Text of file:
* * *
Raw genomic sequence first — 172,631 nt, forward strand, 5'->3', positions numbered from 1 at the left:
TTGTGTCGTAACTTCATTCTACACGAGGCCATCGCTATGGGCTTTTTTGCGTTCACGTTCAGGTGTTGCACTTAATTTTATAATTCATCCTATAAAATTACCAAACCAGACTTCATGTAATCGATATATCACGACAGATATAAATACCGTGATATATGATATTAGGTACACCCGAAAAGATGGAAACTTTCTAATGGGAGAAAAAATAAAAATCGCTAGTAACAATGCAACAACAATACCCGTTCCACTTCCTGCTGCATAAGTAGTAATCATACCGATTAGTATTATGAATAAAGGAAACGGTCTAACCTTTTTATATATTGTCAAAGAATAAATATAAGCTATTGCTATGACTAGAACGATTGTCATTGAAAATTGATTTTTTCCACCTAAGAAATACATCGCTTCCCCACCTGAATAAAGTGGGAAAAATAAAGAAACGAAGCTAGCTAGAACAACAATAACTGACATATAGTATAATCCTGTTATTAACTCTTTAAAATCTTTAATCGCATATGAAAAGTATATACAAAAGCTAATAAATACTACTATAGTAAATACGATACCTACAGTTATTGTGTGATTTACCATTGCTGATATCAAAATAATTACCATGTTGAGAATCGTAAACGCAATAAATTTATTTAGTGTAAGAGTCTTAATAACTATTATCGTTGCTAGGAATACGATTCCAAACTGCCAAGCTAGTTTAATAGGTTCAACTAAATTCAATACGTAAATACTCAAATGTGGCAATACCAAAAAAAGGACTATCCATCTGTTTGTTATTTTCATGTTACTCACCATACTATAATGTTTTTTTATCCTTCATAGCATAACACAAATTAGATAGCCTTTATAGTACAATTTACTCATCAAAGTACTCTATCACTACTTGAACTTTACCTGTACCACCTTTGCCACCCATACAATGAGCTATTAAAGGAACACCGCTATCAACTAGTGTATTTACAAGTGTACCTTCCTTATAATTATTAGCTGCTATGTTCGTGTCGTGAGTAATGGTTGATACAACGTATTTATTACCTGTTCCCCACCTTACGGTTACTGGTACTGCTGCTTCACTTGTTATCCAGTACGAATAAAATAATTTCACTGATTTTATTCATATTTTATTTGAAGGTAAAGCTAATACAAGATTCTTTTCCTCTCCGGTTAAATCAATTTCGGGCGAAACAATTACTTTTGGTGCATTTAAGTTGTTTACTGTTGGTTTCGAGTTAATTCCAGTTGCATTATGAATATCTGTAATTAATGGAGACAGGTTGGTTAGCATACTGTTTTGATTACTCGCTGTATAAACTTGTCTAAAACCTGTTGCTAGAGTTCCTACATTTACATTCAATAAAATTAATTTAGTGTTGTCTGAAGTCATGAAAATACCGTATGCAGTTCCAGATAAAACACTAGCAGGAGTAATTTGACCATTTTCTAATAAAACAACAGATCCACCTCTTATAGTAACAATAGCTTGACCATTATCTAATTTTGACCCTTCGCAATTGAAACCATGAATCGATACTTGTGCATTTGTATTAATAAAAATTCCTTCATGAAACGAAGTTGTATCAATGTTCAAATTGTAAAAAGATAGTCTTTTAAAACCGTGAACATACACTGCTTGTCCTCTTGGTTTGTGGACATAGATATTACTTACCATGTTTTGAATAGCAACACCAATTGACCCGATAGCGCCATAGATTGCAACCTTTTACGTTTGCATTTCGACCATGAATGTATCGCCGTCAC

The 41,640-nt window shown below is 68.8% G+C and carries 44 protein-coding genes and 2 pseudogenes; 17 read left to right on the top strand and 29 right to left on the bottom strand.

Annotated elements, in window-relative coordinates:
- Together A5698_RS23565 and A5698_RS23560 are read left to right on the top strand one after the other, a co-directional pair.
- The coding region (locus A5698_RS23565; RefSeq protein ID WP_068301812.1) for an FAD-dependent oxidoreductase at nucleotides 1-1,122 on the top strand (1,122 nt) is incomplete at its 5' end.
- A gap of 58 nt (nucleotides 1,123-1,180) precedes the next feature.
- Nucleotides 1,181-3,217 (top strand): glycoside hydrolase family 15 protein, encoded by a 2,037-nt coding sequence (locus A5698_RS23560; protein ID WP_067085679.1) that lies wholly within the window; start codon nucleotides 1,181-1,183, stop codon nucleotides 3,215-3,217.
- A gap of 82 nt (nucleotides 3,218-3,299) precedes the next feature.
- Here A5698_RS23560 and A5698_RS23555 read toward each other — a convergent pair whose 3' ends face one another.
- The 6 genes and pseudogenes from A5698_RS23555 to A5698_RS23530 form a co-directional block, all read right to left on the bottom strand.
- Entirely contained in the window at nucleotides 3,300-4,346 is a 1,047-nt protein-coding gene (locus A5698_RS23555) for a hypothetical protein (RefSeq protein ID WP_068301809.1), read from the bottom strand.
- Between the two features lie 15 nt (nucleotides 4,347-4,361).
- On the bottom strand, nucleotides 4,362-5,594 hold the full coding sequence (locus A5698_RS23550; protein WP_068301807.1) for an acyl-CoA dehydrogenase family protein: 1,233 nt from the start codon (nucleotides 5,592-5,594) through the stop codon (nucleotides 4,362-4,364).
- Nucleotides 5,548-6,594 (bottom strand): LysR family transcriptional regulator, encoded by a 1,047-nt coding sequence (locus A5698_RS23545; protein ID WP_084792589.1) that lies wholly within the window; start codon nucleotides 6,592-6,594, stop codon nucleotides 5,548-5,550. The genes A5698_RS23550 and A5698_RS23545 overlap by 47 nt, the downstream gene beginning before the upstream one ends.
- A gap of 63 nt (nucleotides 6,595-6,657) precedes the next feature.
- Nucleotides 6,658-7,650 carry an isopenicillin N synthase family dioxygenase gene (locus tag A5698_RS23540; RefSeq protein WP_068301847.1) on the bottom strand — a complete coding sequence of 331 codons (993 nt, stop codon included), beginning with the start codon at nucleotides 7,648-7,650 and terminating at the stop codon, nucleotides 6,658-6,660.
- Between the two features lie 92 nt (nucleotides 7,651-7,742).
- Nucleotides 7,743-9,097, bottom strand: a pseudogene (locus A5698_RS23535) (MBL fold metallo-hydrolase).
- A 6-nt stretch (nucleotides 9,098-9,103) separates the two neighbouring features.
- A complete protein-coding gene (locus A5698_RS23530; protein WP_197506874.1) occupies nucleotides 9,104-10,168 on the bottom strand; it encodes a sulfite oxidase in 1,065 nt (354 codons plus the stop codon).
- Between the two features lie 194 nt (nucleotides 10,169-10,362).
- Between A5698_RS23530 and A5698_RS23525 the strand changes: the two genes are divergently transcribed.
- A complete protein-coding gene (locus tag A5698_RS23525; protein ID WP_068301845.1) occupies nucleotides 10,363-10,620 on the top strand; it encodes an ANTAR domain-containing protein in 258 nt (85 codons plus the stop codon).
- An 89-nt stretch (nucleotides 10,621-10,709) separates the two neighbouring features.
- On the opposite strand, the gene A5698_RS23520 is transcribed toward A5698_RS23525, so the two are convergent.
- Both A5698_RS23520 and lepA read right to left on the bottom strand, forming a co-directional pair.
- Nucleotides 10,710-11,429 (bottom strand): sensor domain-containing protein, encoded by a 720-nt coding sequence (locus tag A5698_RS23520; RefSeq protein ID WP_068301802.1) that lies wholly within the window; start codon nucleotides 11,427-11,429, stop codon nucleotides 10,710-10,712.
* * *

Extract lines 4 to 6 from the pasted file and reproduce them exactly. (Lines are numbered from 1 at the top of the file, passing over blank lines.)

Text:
Annotated elements, in window-relative coordinates:
- Together A5698_RS23565 and A5698_RS23560 are read left to right on the top strand one after the other, a co-directional pair.
- The coding region (locus A5698_RS23565; RefSeq protein ID WP_068301812.1) for an FAD-dependent oxidoreductase at nucleotides 1-1,122 on the top strand (1,122 nt) is incomplete at its 5' end.